Kool Moe Dee & Melle Mel Brought the Block Party to the World in 1990 (Video)
With just a few days until the 58th annual Grammy Awards, there may not be a more fitting time for a retrospective on a particularly noteworthy Grammy moment in Hip-Hop history. The year was 1989, and as the world was still getting acquainted with the blossoming New York City youth culture that had an entire movement behind it, the one and only Quincy Jones was celebrating a cross-generational perspective on the music that culture was emanating. Only two years after the very first Grammy for Best Rap Performance was bestowed upon DJ Jazzy Jeff & the Fresh Prince for “Parents Just Don’t Understand,” Jones would be responsible for another momentous occasion in Rap music, this time in the form of the first Grammy for Best Rap Performance by a Duo or Group. The award was given to Big Daddy Kane, Ice-T, Kool Moe Dee, Melle Mel, and Jones for their hit collaboration “Back on the Block,” the title track of Jones’ album, which went on to win several Grammys in 1991, including Album of the Year.
Beating out Digital Underground (“The Humpty Dance”), DJ Jazzy Jeff & the Fresh Prince (And in This Corner…), Public Enemy (Fear of a Black Planet) and West Coast Rap All-Stars (“We’re All in the Same Gang”), Jones et al presented to the world a united Hip-Hop front, one comprised of pioneers and relative newcomers from different parts of the country during a time when much of the mainstream media was still convinced that Rap music was a fad on its way out. However, as history has proven, their Grammy win came within the context of what has since been deemed the “Golden Era,” and with an astonishing 11 nominations for Kendrick Lamar at this year’s ceremony, it’s evident grumblings of a fad were nothing but a laughably short-sighted misstep.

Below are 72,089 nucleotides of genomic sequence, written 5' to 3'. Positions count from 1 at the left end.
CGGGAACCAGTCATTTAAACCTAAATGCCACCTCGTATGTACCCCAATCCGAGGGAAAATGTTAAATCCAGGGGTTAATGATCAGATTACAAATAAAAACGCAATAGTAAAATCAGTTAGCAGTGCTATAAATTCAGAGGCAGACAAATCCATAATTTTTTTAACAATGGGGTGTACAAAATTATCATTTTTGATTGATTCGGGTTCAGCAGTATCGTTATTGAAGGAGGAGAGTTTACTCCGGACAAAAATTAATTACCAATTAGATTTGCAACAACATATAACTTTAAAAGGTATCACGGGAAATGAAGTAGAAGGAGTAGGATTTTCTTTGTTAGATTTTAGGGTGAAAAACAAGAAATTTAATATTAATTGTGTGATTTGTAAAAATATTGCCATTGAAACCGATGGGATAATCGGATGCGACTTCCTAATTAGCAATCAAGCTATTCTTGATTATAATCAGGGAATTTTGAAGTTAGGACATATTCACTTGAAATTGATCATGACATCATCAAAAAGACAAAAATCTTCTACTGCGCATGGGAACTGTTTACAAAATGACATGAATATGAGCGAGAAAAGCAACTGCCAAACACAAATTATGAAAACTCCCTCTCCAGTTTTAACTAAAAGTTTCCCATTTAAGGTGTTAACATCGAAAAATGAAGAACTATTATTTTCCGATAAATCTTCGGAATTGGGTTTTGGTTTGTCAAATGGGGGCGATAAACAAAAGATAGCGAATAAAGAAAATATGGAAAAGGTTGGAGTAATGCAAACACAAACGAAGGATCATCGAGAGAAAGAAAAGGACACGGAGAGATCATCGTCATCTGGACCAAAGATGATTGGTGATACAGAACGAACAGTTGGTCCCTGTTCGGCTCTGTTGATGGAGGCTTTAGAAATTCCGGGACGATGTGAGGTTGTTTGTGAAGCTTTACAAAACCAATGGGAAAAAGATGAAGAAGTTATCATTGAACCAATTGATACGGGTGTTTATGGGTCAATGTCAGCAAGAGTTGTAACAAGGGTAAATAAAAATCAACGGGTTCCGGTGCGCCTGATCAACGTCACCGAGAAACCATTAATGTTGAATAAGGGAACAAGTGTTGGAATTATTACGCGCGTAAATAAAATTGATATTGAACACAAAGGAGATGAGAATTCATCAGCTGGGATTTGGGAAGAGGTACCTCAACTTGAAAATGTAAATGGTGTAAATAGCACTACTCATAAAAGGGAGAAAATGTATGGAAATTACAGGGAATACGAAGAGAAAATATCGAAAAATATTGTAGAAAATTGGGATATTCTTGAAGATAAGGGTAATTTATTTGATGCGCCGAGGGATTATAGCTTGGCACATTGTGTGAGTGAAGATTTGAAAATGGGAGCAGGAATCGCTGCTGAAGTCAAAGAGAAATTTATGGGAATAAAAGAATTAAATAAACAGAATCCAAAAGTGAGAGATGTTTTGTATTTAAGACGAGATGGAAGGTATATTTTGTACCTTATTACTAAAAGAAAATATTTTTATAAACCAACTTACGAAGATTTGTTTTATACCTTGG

In 1990, Jones, Melle Mel, and Kool Moe Dee brought “Back on the Block” to blocks around the world, including Switzerland, where they performed at te Montreaux Jazz Festival. With a past performance roster which includes names like James Brown, Miles Davis, Etta James, B.B. King, Marvin Gaye, Nina Simone, and others, the Festival is one of the most highly celebrated events of its kind and this particular performance was likely many of the attendees’ first experiences witnessing Hip-Hop culture in living color. As such, there was some introductory dialogue within the performance, particularly in relation to teaching the audience the cultural heritage shared by Be-Bop and Hip-Hop. And, soon enough, it becomes a bona fide dance party.
There was also an official music video for the song, which features some stark imagery that continues to reverberate in today’s racial climate